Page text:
Tales of Aztlan; the Romance of a Hero of our Late Spanish-American War, Incidents of Interest from the Life of a western Pioneer and Other Tales eBook

This eBook from the Gutenberg Project consists of approximately 117 pages of information about Tales of Aztlan; the Romance of a Hero of our Late Spanish-American War, Incidents of Interest from the Life of a western Pioneer and Other Tales.
might have the evil eye.  I heard one lady tell her daughter, “You may look at him just once, Dolores; oh, see how handsome he is!” (Valga me, Dios, que lindo es, pobrecito!)And the way the young lady gazed was a revelation to me.  The fire of her limpid black eyes struck me as a ray of glorious light.  An indescribable thrill, never before known, rose in my breast and she held me enthralled under a spell which I had not the least desire to break.  And they said that it was I who had the evil eye!  To say that these people were lacking in the virtues and accomplishments of modern civilization entirely would be a mistake very easily made indeed by strangers who, on passing through their land, did not understand their language and were unfamiliar with their social customs and mode of living.  They extended unlimited hospitality to every one alike, to friend or stranger, to poor or rich.  They were most charmingly polite in their conversation, personal demeanor, and social intercourse and very charitable and affectionate to their families and neighbors.  These people are happy as compared with other nations in that they do not worry and fret over the unattainable and doubtful, but lightheartedly they enjoy the blessings of the present, such as they are.  Therefore, if rightly understood, they may be the best of companions at times, being sincere and unselfish; so I have found many of them to be later on, during the intercourse of a more intimate acquaintance.  In the large towns, as Santa Fe, Albuquerque, and Las Vegas, where there lived a considerable number of Americans, these would naturally associate together, as, for instance, the American colony in Paris or Berlin or other foreign places, so as not to be obliged to mingle with the natives socially any more than they chose.  But in the village where my relatives lived, we had not the alternative of choosing our own countrymen for social companionship.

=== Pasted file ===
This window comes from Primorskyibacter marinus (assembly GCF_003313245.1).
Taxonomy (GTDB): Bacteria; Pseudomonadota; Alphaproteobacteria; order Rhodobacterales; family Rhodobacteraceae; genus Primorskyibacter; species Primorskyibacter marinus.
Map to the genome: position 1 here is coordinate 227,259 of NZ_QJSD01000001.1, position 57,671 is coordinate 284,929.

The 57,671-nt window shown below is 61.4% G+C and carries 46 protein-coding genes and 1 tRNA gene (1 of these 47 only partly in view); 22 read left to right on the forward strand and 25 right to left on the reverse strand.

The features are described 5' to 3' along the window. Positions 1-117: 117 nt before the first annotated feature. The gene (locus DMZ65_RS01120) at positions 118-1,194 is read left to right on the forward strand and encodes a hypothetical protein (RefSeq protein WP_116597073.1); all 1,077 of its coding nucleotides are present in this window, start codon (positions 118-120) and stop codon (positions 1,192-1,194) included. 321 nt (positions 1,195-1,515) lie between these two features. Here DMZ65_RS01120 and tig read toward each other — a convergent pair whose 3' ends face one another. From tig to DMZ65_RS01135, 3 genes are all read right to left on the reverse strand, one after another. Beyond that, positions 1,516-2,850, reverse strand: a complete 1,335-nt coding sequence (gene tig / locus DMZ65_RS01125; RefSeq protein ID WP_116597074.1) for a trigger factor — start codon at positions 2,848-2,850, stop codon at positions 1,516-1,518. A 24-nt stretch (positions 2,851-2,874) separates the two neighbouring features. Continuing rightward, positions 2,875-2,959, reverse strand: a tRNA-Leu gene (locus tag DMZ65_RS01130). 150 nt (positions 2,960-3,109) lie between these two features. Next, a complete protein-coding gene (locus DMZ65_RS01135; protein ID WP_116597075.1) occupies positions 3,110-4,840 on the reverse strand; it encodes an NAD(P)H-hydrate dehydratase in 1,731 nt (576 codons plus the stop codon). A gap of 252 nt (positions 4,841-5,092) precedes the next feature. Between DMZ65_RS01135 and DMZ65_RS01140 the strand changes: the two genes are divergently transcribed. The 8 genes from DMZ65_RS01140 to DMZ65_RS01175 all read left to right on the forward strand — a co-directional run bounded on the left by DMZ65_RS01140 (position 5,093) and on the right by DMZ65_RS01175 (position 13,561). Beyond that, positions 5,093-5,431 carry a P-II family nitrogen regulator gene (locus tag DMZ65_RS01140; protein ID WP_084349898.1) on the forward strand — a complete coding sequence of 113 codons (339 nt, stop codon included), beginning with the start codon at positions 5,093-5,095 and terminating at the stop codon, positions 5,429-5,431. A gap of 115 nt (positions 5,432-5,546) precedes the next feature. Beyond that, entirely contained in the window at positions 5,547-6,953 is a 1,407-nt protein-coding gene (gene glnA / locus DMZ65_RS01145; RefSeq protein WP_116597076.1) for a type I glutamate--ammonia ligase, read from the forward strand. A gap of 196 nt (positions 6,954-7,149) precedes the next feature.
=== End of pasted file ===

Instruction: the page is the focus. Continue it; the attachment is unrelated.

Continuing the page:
Therefore, I realized when I reached my destination that I had to change my accustomed mode of living and adapt myself to such a life as people had led eighteen hundred years ago.  I thought that if I took the example of the Saviour’s life for my guiding star, I would certainly get along very well.  Undoubtedly this would have sufficed in a spiritual sense, but I found that it would be impractical as applied to my temporal welfare and the requirements of the present time.  For I could not perform miracles nor could I live as the Saviour had done, roaming over the country and teaching the natives.  And then, seeing that there were so many Jews in New Mexico, I feared they might attempt to crucify me and I did not relish the thought.  Therefore I accepted King Solomon’s life as the next best one to emulate.  While I was greatly handicapped by not possessing the riches of the great old king, I fancied that I had a plenty of his wisdom, and although I could not cut as wide a swath as he had done, I did well enough under the circumstances.  I was, of course, limited to a vastly smaller scale in the pursuit and enjoyment of the many good things to be had in New Mexico.  Ever joyous, free from care, I drifted in my voyage of life with the stream of hope over the shining waters of a happy and delightful youth.

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Tales of Aztlan; the Romance of a Hero of our Late Spanish-American War, Incidents of Interest from the Life of a western Pioneer and Other Tales from Project Gutenberg. Public domain.
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